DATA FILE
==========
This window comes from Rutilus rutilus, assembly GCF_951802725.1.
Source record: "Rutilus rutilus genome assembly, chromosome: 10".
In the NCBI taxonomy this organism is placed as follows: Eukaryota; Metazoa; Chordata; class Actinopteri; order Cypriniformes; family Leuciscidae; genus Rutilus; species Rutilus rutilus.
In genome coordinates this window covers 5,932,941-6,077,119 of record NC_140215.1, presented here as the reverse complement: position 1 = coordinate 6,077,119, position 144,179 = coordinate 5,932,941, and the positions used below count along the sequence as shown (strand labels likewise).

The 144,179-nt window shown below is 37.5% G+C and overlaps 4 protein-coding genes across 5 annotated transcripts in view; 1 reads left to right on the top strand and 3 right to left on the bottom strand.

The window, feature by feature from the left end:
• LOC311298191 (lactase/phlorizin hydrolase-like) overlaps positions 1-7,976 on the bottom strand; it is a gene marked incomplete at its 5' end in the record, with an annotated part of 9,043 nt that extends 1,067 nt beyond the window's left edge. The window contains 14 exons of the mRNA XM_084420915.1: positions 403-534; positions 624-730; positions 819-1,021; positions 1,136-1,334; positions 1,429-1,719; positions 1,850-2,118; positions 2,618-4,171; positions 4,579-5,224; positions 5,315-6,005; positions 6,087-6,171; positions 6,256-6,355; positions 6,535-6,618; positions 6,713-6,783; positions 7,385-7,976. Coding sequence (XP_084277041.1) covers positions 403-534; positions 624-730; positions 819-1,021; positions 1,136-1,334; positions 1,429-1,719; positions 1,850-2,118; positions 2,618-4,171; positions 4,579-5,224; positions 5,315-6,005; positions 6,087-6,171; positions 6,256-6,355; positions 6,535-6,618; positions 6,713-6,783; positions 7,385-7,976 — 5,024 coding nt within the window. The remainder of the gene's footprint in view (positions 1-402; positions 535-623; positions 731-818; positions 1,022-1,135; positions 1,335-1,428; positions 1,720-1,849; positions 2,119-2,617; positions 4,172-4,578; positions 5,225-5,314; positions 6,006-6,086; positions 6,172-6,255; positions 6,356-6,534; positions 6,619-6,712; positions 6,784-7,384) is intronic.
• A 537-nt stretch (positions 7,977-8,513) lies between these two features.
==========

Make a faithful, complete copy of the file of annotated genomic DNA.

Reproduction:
This window comes from Rutilus rutilus, assembly GCF_951802725.1.
Source record: "Rutilus rutilus genome assembly, chromosome: 10".
In the NCBI taxonomy this organism is placed as follows: Eukaryota; Metazoa; Chordata; class Actinopteri; order Cypriniformes; family Leuciscidae; genus Rutilus; species Rutilus rutilus.
In genome coordinates this window covers 5,932,941-6,077,119 of record NC_140215.1, presented here as the reverse complement: position 1 = coordinate 6,077,119, position 144,179 = coordinate 5,932,941, and the positions used below count along the sequence as shown (strand labels likewise).

The 144,179-nt window shown below is 37.5% G+C and overlaps 4 protein-coding genes across 5 annotated transcripts in view; 1 reads left to right on the top strand and 3 right to left on the bottom strand.

The window, feature by feature from the left end:
• LOC311298191 (lactase/phlorizin hydrolase-like) overlaps positions 1-7,976 on the bottom strand; it is a gene marked incomplete at its 5' end in the record, with an annotated part of 9,043 nt that extends 1,067 nt beyond the window's left edge. The window contains 14 exons of the mRNA XM_084420915.1: positions 403-534; positions 624-730; positions 819-1,021; positions 1,136-1,334; positions 1,429-1,719; positions 1,850-2,118; positions 2,618-4,171; positions 4,579-5,224; positions 5,315-6,005; positions 6,087-6,171; positions 6,256-6,355; positions 6,535-6,618; positions 6,713-6,783; positions 7,385-7,976. Coding sequence (XP_084277041.1) covers positions 403-534; positions 624-730; positions 819-1,021; positions 1,136-1,334; positions 1,429-1,719; positions 1,850-2,118; positions 2,618-4,171; positions 4,579-5,224; positions 5,315-6,005; positions 6,087-6,171; positions 6,256-6,355; positions 6,535-6,618; positions 6,713-6,783; positions 7,385-7,976 — 5,024 coding nt within the window. The remainder of the gene's footprint in view (positions 1-402; positions 535-623; positions 731-818; positions 1,022-1,135; positions 1,335-1,428; positions 1,720-1,849; positions 2,119-2,617; positions 4,172-4,578; positions 5,225-5,314; positions 6,006-6,086; positions 6,172-6,255; positions 6,356-6,534; positions 6,619-6,712; positions 6,784-7,384) is intronic.
• A 537-nt stretch (positions 7,977-8,513) lies between these two features.